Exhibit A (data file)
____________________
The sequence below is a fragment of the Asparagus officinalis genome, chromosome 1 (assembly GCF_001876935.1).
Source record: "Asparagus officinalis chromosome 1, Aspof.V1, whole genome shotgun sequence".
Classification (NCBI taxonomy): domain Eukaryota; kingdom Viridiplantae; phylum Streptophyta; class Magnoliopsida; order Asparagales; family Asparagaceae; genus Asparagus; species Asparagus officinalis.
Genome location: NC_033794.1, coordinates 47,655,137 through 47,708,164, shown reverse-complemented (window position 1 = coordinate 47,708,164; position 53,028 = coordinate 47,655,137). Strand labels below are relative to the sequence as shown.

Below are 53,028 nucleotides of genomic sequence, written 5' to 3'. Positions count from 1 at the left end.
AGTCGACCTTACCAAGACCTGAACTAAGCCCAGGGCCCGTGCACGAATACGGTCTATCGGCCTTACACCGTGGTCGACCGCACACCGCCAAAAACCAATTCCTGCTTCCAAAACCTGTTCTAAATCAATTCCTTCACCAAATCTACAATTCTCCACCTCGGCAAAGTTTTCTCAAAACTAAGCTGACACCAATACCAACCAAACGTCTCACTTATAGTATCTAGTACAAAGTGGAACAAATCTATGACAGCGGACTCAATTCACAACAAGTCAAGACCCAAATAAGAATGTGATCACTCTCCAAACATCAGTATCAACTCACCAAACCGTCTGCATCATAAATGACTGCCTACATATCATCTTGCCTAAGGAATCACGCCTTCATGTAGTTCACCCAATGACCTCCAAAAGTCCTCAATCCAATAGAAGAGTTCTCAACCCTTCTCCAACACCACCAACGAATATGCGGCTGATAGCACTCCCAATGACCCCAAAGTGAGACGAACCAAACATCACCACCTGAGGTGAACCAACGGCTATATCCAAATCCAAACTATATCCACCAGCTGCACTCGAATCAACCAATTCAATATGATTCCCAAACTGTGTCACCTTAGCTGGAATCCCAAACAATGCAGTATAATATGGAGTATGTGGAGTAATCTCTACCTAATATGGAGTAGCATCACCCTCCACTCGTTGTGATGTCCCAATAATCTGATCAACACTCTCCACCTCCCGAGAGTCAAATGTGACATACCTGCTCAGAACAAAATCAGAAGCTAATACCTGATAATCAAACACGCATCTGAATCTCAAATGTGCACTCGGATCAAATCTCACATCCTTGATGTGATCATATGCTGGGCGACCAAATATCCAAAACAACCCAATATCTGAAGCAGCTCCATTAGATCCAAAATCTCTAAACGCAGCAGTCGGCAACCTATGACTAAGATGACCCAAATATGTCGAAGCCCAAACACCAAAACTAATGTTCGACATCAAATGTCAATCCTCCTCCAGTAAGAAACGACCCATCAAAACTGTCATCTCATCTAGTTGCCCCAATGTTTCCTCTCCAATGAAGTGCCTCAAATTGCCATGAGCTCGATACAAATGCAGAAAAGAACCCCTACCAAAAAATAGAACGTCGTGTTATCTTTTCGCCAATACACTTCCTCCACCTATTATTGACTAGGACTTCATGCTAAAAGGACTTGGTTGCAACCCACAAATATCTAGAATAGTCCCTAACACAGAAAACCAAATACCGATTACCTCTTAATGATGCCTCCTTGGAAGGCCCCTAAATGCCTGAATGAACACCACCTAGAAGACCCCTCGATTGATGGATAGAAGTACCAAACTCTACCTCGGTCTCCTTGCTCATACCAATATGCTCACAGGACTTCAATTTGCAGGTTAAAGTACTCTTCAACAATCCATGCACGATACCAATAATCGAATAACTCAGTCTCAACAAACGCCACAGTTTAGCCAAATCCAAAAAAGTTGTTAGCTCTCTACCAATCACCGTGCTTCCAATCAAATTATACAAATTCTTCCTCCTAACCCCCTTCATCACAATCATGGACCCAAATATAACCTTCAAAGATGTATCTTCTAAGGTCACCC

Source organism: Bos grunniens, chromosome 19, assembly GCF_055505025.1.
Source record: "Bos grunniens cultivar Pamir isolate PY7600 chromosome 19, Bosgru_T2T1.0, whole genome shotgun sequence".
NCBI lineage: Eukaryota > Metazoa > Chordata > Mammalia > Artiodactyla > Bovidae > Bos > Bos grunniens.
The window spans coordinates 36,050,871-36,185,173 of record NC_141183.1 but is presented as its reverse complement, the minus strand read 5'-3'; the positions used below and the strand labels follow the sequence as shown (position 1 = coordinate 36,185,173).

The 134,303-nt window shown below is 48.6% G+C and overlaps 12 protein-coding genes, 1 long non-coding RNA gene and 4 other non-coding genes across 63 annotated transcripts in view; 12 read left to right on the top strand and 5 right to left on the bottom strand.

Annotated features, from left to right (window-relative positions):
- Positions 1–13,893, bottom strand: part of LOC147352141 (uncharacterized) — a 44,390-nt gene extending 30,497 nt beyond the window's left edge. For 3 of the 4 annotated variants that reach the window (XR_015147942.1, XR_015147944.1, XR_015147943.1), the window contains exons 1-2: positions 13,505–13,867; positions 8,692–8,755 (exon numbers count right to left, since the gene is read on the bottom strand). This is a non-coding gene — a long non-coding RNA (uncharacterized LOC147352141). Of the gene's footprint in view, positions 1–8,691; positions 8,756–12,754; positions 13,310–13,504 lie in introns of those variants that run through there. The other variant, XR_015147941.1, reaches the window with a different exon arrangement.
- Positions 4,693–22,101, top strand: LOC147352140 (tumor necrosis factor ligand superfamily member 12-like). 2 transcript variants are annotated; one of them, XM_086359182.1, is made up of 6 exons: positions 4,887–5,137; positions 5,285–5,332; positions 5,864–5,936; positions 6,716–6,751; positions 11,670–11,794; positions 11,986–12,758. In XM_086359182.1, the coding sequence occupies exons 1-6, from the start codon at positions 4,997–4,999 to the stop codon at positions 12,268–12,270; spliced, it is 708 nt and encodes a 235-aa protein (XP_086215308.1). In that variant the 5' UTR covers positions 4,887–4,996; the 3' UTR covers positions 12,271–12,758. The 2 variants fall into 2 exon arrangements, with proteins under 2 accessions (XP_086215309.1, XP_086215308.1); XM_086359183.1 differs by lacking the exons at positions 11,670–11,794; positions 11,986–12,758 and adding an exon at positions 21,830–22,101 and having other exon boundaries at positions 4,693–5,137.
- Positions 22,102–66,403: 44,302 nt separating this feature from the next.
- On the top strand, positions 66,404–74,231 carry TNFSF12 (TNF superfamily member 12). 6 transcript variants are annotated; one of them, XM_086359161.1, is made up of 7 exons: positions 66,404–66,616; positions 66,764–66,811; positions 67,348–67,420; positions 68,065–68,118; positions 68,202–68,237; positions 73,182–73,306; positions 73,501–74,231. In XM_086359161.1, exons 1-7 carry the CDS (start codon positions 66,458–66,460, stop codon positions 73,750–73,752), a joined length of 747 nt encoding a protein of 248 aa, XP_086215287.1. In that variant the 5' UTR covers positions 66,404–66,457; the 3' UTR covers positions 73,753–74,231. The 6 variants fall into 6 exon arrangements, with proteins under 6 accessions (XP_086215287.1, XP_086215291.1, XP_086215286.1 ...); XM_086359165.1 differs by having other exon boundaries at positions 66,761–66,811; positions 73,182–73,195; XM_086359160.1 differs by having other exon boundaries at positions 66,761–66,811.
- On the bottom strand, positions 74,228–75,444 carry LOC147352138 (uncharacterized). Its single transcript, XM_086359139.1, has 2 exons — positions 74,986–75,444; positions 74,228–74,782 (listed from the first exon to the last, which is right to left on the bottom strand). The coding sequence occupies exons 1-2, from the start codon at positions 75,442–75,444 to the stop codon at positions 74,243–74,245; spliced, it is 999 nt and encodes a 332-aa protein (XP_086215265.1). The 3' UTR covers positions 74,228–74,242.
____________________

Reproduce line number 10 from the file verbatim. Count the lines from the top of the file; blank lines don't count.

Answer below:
The window spans coordinates 36,050,871-36,185,173 of record NC_141183.1 but is presented as its reverse complement, the minus strand read 5'-3'; the positions used below and the strand labels follow the sequence as shown (position 1 = coordinate 36,185,173).